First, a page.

Transfusions in Autologous Breast Reconstructions An Analysis of Risk Factors, Complications, and Cost
From the Division of Plastic Surgery, Hospital of the University of Pennsylvania, Philadelphia, PA.Annals of plastic surgery (Impact Factor: 1.49). 12/2012; 72(5). DOI: 10.1097/SAP.0b013e318268a803
PURPOSE: Free tissue transfer requires lengthy operative times and can be associated with significant blood loss. The goal of our study was to determine independent risk factors for blood transfusions and transfusion-related complications and costs. METHODS: We reviewed our prospectively maintained free flap database and identified all patients undergoing breast reconstruction receiving blood transfusions. These patients were compared with those not receiving a postoperative transfusion. We examined baseline patient comorbidities, preoperative and postoperative hemoglobin (HgB) levels, intraoperative and postoperative complications, and blood transfusions. Factors associated with transfusion were identified using univariate analyses, and multivariate logistic regression was used to determine independently associated factors. RESULTS: A total of 70 (8.2%) patients received postoperative blood transfusions. Multivariate analysis revealed associations between length of surgery (P = 0.01), intraoperative arterial thrombosis [odds ratio (OR), 6.75; P = 0.01], major surgical complications (OR, 25.9; P < 0.001), medical complications (OR, 7.2; P = 0.002), and postoperative HgB levels (OR, 0.2; P < 0.001). Transfusions were independently associated with higher rates of medical complications (OR, 2.7; P = 0.03). A significantly lower rate of medical complications was observed when a restrictive transfusion (HgB level, <7 g/dL) was administered (P = 0.04). A cost analysis demonstrated that each blood transfusion was independently associated with an added $1,500 in total cost. CONCLUSIONS: Several key perioperative factors are associated with allogenic transfusion, including intraoperative complications, operative time, HgB level, and postoperative medical and surgical complications. Blood transfusions were independently associated with greater morbidity and added hospital costs. Overall, a restrictive transfusion strategy (HgB level, <7 g/dL or clinically symptomatic) may help minimize medical complications. LEVEL OF EVIDENCE: Prognostic/risk category, level III.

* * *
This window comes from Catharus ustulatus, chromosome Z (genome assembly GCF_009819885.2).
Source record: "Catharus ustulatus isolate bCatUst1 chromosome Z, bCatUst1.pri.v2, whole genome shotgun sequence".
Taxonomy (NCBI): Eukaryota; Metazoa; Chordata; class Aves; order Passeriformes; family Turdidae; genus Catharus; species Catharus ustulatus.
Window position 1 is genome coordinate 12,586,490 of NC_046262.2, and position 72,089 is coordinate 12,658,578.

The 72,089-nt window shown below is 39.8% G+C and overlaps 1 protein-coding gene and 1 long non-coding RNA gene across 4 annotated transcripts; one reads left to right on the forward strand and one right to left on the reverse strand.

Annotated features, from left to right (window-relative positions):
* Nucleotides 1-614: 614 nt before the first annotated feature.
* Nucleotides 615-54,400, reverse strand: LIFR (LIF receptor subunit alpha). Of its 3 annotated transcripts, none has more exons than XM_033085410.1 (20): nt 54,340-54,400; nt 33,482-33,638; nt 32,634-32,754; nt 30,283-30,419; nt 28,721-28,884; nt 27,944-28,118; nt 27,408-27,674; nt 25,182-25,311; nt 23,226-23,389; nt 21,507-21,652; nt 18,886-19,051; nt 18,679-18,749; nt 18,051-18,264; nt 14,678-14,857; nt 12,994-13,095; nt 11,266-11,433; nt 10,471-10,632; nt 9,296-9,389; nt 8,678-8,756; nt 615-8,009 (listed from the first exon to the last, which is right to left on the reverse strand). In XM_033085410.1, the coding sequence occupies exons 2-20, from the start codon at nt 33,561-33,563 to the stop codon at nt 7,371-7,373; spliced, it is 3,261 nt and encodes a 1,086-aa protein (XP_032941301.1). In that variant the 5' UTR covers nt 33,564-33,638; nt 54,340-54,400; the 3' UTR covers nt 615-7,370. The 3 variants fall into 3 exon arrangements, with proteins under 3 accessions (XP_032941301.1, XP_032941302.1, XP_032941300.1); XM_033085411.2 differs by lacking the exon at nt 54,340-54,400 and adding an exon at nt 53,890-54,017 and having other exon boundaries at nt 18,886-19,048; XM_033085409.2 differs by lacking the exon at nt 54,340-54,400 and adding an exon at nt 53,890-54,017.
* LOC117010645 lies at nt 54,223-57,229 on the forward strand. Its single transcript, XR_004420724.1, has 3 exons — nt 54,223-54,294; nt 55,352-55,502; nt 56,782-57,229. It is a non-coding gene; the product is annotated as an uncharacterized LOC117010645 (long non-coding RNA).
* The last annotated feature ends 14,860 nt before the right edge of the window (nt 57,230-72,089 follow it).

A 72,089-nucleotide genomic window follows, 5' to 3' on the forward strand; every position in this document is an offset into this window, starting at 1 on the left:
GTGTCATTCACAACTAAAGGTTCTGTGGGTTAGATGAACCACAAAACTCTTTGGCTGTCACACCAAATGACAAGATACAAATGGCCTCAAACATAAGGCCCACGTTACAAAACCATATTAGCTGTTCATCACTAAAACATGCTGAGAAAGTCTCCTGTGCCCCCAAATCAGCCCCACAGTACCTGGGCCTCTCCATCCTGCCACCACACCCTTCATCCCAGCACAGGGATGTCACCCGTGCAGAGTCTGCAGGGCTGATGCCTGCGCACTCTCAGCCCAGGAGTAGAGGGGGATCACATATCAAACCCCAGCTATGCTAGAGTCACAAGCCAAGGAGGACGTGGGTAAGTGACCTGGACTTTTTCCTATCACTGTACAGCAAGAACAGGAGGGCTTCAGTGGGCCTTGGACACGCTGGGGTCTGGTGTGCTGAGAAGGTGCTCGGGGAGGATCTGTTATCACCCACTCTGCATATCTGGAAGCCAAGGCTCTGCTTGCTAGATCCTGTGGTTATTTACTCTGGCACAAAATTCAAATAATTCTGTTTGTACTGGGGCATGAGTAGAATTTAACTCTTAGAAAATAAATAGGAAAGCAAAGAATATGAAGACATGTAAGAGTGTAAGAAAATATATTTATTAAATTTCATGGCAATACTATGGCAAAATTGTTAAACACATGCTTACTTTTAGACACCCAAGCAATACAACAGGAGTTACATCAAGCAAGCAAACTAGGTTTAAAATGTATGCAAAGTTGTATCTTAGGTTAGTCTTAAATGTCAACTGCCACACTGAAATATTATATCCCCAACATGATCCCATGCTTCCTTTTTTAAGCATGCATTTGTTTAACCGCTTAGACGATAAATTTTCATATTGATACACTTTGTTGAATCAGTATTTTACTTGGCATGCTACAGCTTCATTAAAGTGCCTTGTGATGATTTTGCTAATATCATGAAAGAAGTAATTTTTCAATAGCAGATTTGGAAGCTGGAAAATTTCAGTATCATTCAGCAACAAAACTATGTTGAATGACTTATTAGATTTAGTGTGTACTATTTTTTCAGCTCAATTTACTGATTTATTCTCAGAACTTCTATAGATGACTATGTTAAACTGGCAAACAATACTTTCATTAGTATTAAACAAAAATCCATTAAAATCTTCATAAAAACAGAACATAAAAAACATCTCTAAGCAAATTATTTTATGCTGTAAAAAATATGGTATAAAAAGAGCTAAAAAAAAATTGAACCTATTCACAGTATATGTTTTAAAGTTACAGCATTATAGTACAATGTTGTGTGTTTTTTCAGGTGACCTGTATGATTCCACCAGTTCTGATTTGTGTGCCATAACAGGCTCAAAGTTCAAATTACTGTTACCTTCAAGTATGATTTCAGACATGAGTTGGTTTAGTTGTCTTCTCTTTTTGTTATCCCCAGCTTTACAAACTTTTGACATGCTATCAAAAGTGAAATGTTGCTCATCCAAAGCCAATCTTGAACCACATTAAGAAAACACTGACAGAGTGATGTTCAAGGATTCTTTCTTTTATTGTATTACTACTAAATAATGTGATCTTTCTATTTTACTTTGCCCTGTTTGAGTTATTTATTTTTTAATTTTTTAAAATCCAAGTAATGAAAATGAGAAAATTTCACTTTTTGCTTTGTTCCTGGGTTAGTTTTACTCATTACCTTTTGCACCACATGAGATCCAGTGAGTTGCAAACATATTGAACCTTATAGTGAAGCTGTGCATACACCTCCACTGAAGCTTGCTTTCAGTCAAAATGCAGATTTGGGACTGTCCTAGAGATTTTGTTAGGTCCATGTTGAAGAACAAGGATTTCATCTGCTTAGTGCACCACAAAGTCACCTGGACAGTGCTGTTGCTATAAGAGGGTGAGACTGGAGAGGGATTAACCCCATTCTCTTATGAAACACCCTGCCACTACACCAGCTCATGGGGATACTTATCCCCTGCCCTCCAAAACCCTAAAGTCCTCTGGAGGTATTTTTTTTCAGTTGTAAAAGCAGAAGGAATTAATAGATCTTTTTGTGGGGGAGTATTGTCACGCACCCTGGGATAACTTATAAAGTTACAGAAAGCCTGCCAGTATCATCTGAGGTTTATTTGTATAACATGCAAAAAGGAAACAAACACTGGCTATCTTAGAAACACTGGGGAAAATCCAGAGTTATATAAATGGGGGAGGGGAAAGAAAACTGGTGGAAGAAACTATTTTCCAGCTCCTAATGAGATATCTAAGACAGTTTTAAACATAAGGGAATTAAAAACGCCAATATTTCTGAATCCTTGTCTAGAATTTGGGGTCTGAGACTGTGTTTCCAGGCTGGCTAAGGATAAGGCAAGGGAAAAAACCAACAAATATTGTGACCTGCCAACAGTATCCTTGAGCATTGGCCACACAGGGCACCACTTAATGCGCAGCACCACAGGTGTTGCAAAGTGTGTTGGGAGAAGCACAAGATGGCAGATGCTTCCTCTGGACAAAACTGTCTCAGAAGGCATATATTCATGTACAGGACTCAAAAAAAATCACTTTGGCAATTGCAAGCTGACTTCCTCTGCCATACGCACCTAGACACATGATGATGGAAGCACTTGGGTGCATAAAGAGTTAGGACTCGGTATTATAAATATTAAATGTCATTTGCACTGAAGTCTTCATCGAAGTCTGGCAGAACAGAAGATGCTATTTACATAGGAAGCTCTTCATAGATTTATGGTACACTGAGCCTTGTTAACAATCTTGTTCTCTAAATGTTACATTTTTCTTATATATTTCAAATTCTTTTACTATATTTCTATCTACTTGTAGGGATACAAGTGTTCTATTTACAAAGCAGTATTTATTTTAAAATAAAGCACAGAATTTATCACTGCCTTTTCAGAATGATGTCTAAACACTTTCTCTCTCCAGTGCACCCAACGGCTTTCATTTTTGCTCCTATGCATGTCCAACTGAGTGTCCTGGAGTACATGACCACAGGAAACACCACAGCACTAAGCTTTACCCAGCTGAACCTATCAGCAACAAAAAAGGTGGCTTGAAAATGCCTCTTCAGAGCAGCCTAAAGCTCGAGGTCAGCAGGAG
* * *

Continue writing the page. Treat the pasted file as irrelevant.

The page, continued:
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ABSTRACT: Introduction: Appropriate and adequate blood flow and oxygen delivery to a free flap is paramount to viability and success. We present a comprehensive examination of perioperative anemia, determining its prevalence and effect on complications and outcomes in autologous breast reconstruction. Methods: We analyzed all autologous free flap breast reconstruction at the Hospital of the University of Pennsylvania from 2005 to 2011 with regards to anemia (hemoglobin (Hgb) <12 g dL(-1) ). Anemic patients were compared to those with Hgb > 12 g dL(-1) at preoperative and postoperative timepoints. Complications were analyzed relative to HgB levels and the incidence of anemia. Subgroups were analyzed based on worsening degrees of anemia. Results: Overall, 839 patients were included in the analysis with an 18.3% incidence of preoperative anemia. No significant differences were noted in outcomes of these patients relative to their anemic state, although a higher percent did receive a blood transfusion (18% of anemic patients vs. 6% of nonanemic patients, P < 0.0001). There was a significant incidence of postoperative anemia (93.4%). A subgroup analysis demonstrated that worsening postoperative anemia was significantly related to preoperative HgB (P < 0.0001), bilateral cases (P < 0.0001), immediate reconstructions (P < 0.0001), increased estimated blood loss (P = 0.0001), and higher rates of intraoperative fluid administration (P = 0.025). A higher incidence of medical complications was observed in cohorts with HgB < 10 (P = 0.018). Conclusions: Anemia affects a significant portion of breast reconstruction patients. While preoperative anemia is not associated with increased risk of flap related complications, postoperative anemia may be associated with an increased risk of medical complications.